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Local women find power (to help) in numbers

Founded in 2017, the South Georgian Bay chapter of 100 Women Who Care has contributed $265,300 to charities in the community
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In September, the chapter selected E3 Community Services, which received a total of $19,700. 

A group of over 100 local women are leveraging the power of pooled resources to support local charities. 

The South Georgian Bay chapter of 100 Women Who Care comprises women from across Collingwood, Creemore, Meaford, Stayner, Thornbury and Wasaga Beach who share a common interest in making a difference in their community. 

The concept itself is quite simple: four times a year, each member contributes $100, which then gets pooled and donated to a charity located in South Georgian Bay. 

“By combining our resources, we have a tremendous impact on the important work of charities within our community,” said Catherine Daw, a Collingwood local and one of the founding members of 100 Women Who Care South Georgian Bay. 

The original 100 Women Who Care actually started in 2006 in Jackson, Michigan, when a woman saw a need in her community. She thought about asking 10 friends for $1,000 to donate, but then realized asking 100 women for $100 would probably be easier. 

In under one hour, the initial group of women raised over $10,000. Since then, women across North America have embraced this simple yet powerful concept as a way to engage with their community and provide much-needed assistance to charities that can make a real difference.

The South Georgian Bay chapter was first established in 2017. Daw had heard of the idea, which has also been called a “giving circle." When she moved to Collingwood permanently, she thought it would be the perfect place to start. 

She recruited a steering committee in June, and by the time they launched in September 2017, the chapter already had 120 members before they even got to their first meeting. 

“It just took off like wildfire,” said Daw. 

The South Georgian Bay chapter now has approximately 190 members. 

A steering committee of seven women oversees the chapter on a volunteer basis. Any costs associated with the operations are funded through individual and sponsor donations; 100 per cent of the money raised by the membership goes directly to the selected charities. 

“There is so much need in the community on so many levels,” said Daw. “We are very lucky and fortunate that all of our members can afford to put out that much money a year.” 

Charities are nominated by members and in preparation of each meeting, three charities are randomly selected from those that have been nominated. Then, at each meeting, the member who nominated the selected charity gives a five-minute presentation about the charity and how the donation would be used if the charity is selected.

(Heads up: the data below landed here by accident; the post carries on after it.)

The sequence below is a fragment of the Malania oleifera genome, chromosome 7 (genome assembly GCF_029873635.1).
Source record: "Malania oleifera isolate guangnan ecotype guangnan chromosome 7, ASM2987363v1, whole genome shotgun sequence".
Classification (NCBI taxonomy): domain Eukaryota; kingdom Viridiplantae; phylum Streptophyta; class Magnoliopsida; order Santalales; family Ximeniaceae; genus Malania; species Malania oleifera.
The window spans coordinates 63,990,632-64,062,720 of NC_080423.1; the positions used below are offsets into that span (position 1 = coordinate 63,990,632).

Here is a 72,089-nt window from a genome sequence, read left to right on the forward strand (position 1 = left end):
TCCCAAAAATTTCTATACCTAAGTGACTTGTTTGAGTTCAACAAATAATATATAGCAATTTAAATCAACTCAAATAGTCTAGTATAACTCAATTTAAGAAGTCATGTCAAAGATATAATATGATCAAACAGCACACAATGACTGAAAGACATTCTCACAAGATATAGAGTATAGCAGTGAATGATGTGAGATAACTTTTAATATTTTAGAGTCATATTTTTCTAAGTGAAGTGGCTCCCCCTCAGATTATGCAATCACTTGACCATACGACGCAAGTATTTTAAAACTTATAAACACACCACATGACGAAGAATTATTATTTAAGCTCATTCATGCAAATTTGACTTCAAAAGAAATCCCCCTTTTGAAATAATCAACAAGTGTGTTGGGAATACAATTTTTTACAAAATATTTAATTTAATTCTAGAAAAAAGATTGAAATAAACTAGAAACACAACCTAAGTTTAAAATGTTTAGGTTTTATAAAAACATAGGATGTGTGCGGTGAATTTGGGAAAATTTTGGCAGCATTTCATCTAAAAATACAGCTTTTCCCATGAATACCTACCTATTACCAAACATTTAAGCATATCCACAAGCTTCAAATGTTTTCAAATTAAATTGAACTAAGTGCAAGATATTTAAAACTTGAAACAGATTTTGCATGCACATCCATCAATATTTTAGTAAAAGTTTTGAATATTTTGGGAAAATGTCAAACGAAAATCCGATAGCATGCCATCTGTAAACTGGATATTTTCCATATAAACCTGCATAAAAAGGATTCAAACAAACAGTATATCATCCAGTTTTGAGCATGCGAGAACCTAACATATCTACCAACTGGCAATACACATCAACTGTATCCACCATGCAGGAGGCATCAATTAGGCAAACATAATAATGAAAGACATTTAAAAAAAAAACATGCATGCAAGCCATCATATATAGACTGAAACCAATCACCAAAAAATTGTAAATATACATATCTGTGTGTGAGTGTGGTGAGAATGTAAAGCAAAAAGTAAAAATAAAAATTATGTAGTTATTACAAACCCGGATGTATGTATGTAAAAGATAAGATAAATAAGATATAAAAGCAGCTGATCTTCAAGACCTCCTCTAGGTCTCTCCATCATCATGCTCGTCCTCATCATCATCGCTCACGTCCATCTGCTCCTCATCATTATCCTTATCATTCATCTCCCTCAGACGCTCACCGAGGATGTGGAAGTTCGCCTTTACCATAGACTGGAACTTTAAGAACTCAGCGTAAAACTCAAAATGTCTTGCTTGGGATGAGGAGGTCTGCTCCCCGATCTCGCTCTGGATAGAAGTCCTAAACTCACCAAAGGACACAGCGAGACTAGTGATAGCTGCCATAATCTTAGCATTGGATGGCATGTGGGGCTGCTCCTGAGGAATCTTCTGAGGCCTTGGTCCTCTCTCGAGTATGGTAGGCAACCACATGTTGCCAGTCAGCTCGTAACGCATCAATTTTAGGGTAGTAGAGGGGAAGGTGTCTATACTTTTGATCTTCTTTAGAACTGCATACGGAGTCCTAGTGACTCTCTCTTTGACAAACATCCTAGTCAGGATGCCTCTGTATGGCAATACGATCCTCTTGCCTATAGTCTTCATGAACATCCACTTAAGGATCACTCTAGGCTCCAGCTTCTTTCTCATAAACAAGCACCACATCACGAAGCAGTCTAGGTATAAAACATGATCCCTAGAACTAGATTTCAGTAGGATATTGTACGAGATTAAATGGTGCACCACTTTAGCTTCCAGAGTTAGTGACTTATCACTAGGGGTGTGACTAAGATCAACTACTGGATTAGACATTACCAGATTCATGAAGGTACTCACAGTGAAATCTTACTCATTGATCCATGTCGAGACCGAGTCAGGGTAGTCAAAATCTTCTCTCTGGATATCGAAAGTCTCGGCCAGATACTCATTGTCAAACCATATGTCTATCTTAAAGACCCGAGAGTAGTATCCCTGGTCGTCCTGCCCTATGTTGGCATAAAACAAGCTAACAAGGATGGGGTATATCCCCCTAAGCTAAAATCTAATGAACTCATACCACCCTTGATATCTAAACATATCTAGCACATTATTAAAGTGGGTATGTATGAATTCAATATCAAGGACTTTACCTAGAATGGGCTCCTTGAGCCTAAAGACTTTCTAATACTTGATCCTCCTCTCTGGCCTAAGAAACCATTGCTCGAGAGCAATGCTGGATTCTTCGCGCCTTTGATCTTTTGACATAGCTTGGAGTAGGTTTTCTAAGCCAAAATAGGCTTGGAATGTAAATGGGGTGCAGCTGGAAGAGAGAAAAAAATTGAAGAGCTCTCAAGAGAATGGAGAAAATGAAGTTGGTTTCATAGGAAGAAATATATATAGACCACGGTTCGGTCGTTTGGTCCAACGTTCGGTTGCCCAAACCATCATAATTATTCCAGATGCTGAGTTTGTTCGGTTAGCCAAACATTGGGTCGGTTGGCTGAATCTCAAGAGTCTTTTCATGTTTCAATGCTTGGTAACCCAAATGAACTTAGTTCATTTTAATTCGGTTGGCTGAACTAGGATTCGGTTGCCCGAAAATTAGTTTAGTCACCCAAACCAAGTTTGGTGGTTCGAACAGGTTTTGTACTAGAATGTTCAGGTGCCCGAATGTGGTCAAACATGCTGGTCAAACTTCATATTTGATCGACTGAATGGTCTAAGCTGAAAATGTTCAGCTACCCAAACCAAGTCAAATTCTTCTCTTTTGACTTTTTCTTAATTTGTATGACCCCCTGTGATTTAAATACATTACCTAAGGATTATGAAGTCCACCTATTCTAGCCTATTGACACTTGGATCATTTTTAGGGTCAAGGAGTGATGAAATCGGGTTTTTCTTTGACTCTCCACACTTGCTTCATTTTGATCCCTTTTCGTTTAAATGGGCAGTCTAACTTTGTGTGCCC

Prior to COVID-19, the group would meet in person to vote on which charity would receive the funding for the respective quarter; they now host the meetings via Zoom. Meetings are held in September, November, March and May. 

Charities that received a donation are eligible to be nominated again after a three-year period.

“The intent is that we want to share the love with as many charities in the region as we possibly can,” said Daw. “Our range has been quite interesting in terms of the types of the charities we’ve donated to.”

At the most recent meeting in September, the chapter selected E3 Community Services, which received a total of $19,700. 

“The reason I love this concept is that it is a substantial amount of money going to a charity that can really make a difference,” said Daw. 

Since 2017, the chapter has contributed $265,300 to the community. Past recipients include Habitat for Humanity, My Friend’s House, Out of the Cold Collingwood, Beaver Valley Outreach, Hope Haven, and so many more. 

Charities that have received a donation are asked to provide an update at the next meeting explaining what the funds have been used for. 

The 100 Women of South Georgian Bay are always looking for new members who want to get involved. They recently received a donation from the Creemore Brewery, which they used to revamp their website and start building their presence on social media. 

“Since we’ve done the social media work we’ve had more members join who are younger, which is really exciting for us because we want to get as many women involved as possible,” said Daw.